The cover looked fun, but the story was dumb.
It Started with a Dare by Lindsay Faith Rech
Tomboyish Cynthia Gene Silverman moves to a wealthy suburb, reinvents herself as CG, and find herself promptly absorbed into the ruling class of her new high school. Convinced that she has to stand out to fit in, CG constructs a tower of lies atop a foundation of poor decisions that will inevitably crush her. That’s pretty much it for plot.
This book is not even worth the energy I have already spent reviewing it. It reads as though written by a high-schooler and falls dully short of the melange of Mean Girls and Pretty Little Liars it was aiming for. CG is somehow desperate for approval from her peers even as she feels superior to them. She claims to be a nice person who has changed a lot into the lying, scornful, manipulative hussy we see by mid-novel, but since we meet her as CG and not Cynthia Gene there is no evidence that she was ever a decent person other than her own word. The dialogue is flat, the attempts to build tension fall limp, and it all seems more than a little far fetched. If the author had gone in a campy direction it might have worked, but she plays it straight while incorporating ridiculous plot elements like a fifteen-year old (who by all accounts has yet to “blossom”) being mistaken for a woman in her mid-20s in both online conversation and after face time in lingerie and a masquerade mask with a teacher she sees on a daily basis.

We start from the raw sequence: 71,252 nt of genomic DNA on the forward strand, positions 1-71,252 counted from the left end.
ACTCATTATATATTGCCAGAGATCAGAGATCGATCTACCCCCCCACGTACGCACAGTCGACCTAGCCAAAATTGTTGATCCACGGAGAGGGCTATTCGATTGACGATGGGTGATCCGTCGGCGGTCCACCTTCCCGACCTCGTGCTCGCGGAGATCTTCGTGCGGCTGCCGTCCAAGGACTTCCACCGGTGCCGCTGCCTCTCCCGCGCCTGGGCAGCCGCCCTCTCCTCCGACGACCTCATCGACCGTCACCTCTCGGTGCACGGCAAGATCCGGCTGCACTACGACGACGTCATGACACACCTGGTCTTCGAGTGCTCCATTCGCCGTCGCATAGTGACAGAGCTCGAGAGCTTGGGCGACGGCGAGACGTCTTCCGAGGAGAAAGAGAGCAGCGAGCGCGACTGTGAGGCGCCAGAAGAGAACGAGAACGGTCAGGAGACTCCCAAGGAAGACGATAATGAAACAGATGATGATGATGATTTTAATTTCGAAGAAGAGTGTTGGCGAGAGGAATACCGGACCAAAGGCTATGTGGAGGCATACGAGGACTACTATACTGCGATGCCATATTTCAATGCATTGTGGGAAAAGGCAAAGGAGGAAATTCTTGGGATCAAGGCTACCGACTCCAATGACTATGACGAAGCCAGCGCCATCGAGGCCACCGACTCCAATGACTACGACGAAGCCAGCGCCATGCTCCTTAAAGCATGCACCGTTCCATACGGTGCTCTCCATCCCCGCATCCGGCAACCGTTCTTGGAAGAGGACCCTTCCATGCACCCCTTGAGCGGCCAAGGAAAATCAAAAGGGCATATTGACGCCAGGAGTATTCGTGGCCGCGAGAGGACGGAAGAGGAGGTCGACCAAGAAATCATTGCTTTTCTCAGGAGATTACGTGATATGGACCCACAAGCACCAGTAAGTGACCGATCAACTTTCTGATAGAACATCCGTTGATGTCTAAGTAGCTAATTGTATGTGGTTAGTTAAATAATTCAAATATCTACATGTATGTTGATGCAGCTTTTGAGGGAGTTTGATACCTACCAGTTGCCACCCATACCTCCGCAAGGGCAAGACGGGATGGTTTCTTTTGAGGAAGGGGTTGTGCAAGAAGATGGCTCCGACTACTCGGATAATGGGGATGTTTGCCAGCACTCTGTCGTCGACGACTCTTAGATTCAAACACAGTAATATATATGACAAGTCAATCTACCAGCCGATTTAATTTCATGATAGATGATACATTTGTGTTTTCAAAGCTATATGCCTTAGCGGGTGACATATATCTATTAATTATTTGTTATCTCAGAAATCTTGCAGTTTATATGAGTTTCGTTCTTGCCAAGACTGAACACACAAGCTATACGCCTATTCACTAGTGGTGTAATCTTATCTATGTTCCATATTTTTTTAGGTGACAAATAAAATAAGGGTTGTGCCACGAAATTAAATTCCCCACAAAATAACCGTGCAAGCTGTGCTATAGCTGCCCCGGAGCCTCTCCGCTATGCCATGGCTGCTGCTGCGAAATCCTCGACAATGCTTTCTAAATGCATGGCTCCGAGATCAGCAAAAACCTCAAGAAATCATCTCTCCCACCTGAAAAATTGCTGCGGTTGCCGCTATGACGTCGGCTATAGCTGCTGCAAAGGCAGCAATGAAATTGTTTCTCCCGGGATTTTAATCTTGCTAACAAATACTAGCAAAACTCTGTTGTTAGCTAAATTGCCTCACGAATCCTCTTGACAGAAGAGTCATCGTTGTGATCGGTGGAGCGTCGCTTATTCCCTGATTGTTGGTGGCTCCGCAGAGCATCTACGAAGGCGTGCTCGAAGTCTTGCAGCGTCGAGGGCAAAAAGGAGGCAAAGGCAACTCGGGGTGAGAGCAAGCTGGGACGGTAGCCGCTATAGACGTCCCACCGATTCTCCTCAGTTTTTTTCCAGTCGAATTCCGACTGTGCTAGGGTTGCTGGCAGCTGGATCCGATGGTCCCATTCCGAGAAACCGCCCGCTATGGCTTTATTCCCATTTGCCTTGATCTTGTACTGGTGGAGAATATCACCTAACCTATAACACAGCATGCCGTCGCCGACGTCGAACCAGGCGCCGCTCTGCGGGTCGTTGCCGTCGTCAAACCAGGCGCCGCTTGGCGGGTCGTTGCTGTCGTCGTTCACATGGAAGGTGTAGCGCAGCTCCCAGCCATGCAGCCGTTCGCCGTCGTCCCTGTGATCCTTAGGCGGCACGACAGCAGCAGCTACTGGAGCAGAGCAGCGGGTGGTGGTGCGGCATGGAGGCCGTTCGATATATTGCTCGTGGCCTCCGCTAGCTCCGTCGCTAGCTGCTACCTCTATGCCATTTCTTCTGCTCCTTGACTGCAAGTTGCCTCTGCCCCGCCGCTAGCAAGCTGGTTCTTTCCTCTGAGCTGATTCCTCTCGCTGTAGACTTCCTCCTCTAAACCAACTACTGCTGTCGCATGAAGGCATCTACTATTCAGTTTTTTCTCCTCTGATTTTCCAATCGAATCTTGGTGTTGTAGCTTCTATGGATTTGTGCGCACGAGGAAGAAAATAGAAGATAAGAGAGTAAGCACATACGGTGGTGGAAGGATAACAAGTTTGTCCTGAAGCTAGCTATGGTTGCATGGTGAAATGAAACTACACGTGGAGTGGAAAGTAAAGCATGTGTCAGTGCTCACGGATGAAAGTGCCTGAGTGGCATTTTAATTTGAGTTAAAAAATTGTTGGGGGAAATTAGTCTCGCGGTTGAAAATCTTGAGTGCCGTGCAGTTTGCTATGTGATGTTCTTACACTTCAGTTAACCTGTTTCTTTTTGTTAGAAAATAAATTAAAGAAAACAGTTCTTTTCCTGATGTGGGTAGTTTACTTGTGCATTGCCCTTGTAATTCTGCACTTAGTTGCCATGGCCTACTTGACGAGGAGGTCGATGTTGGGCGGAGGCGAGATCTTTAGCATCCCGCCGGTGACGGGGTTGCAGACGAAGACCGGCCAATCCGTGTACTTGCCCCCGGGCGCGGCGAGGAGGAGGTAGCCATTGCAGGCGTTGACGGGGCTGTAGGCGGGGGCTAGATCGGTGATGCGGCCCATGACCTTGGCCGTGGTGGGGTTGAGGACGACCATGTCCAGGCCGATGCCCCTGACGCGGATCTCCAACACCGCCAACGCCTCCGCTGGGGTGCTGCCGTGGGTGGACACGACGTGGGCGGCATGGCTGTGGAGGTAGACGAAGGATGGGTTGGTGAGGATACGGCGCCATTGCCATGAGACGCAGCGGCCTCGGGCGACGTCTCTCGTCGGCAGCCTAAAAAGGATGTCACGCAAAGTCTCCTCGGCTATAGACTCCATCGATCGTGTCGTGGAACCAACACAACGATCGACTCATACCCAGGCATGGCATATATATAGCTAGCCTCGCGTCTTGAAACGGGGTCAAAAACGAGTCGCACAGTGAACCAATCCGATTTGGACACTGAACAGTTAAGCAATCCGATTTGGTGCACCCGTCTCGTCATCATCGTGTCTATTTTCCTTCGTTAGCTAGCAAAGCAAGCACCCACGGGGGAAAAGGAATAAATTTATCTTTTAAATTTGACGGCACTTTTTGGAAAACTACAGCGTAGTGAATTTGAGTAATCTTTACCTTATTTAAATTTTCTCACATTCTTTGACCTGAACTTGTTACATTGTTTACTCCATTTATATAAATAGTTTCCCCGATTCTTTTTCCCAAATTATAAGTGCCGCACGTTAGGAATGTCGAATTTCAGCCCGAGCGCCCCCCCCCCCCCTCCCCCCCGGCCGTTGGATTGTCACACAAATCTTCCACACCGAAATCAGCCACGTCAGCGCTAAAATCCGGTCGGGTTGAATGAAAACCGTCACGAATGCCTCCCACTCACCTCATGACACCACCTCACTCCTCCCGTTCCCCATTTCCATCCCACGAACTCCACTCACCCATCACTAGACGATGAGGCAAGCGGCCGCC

It is pure fantasy. The fantasy of a nigh-unlikable girl who sees the world as beneath her even as she would like to plunder its riches. Her friends range from shabbily veiled tropes to cartoon villainesses, and despite CG’s (universally acknowledged) average-to-plain looks and hideous personality she has her choice of every male character with a name in the book.